Rowan was diagnosed with recessive dystrophic epidermolysis bullosa as a newborn, which means that she is missing the “glue” that holds her skin to her body. The surface of her body can blister and shear off leaving wounds like second-degree burns, so Rowan must be bandaged from the neck down to cover wounds and prevent infection.

May 12

Meet Derell: 2019 Family Advocacy Day Champion

Derell is a charming and funny 9-year-old who loves to dance and draw. When Derell was 7, he had trouble staying focused in school and following all the rules. He was repeatedly disciplined for fidgeting, tapping his pencil and talking out of turn. Even worse, he was starting to show signs of depression because of his struggles at school and with his peers.

His mom, Etta, was frustrated too. She was called into school nearly every day because of Derell’s behavior issues. When Children’s Hospital of Wisconsin opened the Midtown Clinic close to her home, Etta jumped at the chance to take her son there. Derell started seeing a Children’s Hospital of Wisconsin pediatrician, and screenings showed that his challenges with attention and self-regulation were contributing to his problems. The team at the Midtown Clinic was called into action right away.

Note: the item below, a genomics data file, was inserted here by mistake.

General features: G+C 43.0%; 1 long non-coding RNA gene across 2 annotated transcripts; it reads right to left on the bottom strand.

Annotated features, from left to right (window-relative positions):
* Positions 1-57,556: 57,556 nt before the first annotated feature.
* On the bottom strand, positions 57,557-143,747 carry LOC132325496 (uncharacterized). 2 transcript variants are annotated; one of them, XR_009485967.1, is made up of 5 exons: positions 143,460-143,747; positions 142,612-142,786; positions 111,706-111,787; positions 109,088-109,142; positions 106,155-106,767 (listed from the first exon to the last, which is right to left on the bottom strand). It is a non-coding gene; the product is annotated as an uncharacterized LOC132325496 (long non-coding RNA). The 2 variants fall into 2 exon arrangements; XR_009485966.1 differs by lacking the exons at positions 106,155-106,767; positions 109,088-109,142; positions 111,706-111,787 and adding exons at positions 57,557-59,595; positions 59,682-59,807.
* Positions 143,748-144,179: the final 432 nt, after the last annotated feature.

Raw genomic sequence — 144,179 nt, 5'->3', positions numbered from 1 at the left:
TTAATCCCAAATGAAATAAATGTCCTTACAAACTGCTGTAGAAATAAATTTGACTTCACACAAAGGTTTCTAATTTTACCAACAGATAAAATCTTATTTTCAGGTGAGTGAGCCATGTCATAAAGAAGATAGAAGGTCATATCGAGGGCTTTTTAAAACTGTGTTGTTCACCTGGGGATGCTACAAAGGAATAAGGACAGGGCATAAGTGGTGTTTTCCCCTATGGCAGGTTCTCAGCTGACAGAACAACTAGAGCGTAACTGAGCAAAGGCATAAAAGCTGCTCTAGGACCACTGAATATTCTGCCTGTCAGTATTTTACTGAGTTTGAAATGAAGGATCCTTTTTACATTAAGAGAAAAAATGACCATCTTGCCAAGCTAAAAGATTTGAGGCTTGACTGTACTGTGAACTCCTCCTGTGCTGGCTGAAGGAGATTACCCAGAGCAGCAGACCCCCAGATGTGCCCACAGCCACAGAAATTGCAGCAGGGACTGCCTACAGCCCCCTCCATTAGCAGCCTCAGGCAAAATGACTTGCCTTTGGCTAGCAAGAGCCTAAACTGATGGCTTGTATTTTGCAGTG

Derell was offered access to the integrated behavioral health program, where pediatricians and behavioral health providers work together as a team to tailor their care specifically to him. Once he was receiving the right care, Derell’s behavior transformed rapidly. His condition progressed quickly as he learned how to positively cope with challenging situations that occur at home and school.

May 11

Meet Jakob: 2019 Family Advocacy Day Champion

Jakob is participating at 2019 Speak Now for Kids Family Advocacy Day from June 25-26 in Washington, D.C. During the event, Jakob will share information about his health journey and the importance of children’s health care with members of Congress. Below is his story.

Looking at Jakob now, you would never know that this little guy has spent majority of his life in the hospital. This 4-year-old warrior has undergone countless surgeries and seen hundreds of doctors, but he still somehow manages to smile and fist bump everyone he meets!

Jakob was diagnosed with an extremely rare genetic disease called microvillus inclusion disease—essentially, his intestines fail to absorb nutrients. At 2-days-old, Jakob failed to thrive. He would not have survived if his parents hadn’t brought him to the hospital in time. Jakob has gone from an extremely sick baby to a vibrant active boy thanks to the help of C.S. Mott’s Children’s Hospital.